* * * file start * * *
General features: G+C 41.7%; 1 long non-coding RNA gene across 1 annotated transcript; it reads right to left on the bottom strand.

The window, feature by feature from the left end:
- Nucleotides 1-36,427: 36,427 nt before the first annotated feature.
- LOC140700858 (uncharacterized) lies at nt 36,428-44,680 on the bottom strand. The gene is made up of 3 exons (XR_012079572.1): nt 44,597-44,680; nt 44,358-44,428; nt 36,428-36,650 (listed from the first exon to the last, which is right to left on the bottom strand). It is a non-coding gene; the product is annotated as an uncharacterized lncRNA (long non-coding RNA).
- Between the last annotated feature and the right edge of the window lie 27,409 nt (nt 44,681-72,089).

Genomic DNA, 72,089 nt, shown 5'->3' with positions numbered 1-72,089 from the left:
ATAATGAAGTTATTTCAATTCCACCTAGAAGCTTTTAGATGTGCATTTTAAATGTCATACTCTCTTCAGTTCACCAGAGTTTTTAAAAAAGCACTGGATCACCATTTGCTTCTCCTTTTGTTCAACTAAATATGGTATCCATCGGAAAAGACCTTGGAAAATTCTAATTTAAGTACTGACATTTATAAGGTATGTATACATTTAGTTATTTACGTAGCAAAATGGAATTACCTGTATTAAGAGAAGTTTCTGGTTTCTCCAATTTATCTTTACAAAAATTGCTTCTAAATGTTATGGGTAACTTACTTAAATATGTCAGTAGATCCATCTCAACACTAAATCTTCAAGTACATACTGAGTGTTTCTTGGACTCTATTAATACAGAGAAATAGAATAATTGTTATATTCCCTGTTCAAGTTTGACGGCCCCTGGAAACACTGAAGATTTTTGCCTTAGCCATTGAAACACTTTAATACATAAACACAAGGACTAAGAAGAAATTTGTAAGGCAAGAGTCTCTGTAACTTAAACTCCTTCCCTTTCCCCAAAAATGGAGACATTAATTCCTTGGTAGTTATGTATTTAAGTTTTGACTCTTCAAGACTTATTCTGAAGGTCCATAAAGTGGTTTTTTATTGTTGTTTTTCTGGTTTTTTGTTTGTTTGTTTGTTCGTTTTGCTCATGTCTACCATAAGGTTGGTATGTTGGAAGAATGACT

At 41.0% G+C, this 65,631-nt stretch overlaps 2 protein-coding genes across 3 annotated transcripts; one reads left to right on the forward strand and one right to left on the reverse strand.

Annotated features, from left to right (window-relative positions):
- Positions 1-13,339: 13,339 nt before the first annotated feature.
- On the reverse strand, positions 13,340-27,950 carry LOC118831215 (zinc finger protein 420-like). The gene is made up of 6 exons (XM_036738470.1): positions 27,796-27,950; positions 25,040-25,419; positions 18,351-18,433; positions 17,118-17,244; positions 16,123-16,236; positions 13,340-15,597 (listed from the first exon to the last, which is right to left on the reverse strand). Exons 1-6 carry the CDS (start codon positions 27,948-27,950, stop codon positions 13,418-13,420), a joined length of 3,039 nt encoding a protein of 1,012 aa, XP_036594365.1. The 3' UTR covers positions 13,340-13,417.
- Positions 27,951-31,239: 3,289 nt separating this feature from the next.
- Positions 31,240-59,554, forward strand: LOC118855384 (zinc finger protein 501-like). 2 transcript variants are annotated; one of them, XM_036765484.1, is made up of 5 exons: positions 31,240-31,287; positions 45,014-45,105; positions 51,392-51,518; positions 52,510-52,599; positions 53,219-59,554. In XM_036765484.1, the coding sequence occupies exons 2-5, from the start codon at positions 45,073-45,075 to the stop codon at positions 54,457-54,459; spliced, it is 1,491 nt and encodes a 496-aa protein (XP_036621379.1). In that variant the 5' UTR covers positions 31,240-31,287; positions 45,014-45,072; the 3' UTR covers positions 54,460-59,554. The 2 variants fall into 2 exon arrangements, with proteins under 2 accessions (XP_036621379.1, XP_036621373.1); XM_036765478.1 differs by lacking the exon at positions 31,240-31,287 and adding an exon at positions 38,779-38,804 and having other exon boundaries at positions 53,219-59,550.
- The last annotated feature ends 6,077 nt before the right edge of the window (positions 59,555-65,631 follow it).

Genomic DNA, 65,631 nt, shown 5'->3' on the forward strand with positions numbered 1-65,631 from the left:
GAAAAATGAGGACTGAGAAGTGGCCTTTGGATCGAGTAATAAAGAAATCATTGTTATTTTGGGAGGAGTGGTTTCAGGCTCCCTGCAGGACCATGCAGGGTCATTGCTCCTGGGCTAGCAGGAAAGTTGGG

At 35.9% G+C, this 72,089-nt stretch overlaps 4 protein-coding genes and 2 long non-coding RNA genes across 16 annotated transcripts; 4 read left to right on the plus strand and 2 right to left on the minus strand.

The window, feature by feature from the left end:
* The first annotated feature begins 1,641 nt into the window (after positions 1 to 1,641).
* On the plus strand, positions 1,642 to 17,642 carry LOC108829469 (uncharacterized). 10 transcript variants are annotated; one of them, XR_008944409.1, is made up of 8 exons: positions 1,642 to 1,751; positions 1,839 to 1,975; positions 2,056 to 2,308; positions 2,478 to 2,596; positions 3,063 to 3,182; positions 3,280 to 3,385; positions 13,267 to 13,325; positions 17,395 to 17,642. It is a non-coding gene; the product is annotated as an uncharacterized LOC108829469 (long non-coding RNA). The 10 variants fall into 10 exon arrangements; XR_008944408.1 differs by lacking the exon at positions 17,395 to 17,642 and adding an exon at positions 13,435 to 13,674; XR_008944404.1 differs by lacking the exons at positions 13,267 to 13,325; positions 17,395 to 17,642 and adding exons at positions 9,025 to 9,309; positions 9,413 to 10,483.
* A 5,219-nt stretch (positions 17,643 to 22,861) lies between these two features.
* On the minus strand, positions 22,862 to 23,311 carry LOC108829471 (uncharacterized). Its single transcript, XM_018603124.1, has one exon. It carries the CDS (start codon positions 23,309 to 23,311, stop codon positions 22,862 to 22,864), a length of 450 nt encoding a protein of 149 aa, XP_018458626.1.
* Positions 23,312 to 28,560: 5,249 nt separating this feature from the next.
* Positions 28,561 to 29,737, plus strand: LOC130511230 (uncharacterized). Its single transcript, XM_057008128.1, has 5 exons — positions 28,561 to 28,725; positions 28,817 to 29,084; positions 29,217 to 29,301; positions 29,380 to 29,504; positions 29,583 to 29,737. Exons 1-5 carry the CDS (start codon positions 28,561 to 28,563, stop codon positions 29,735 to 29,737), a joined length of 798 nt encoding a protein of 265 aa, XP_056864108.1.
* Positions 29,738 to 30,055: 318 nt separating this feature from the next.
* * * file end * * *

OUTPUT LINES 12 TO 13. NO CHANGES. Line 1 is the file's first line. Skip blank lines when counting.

- Positions 27,951-31,239: 3,289 nt separating this feature from the next.
- Positions 31,240-59,554, forward strand: LOC118855384 (zinc finger protein 501-like). 2 transcript variants are annotated; one of them, XM_036765484.1, is made up of 5 exons: positions 31,240-31,287; positions 45,014-45,105; positions 51,392-51,518; positions 52,510-52,599; positions 53,219-59,554. In XM_036765484.1, the coding sequence occupies exons 2-5, from the start codon at positions 45,073-45,075 to the stop codon at positions 54,457-54,459; spliced, it is 1,491 nt and encodes a 496-aa protein (XP_036621379.1). In that variant the 5' UTR covers positions 31,240-31,287; positions 45,014-45,072; the 3' UTR covers positions 54,460-59,554. The 2 variants fall into 2 exon arrangements, with proteins under 2 accessions (XP_036621379.1, XP_036621373.1); XM_036765478.1 differs by lacking the exon at positions 31,240-31,287 and adding an exon at positions 38,779-38,804 and having other exon boundaries at positions 53,219-59,550.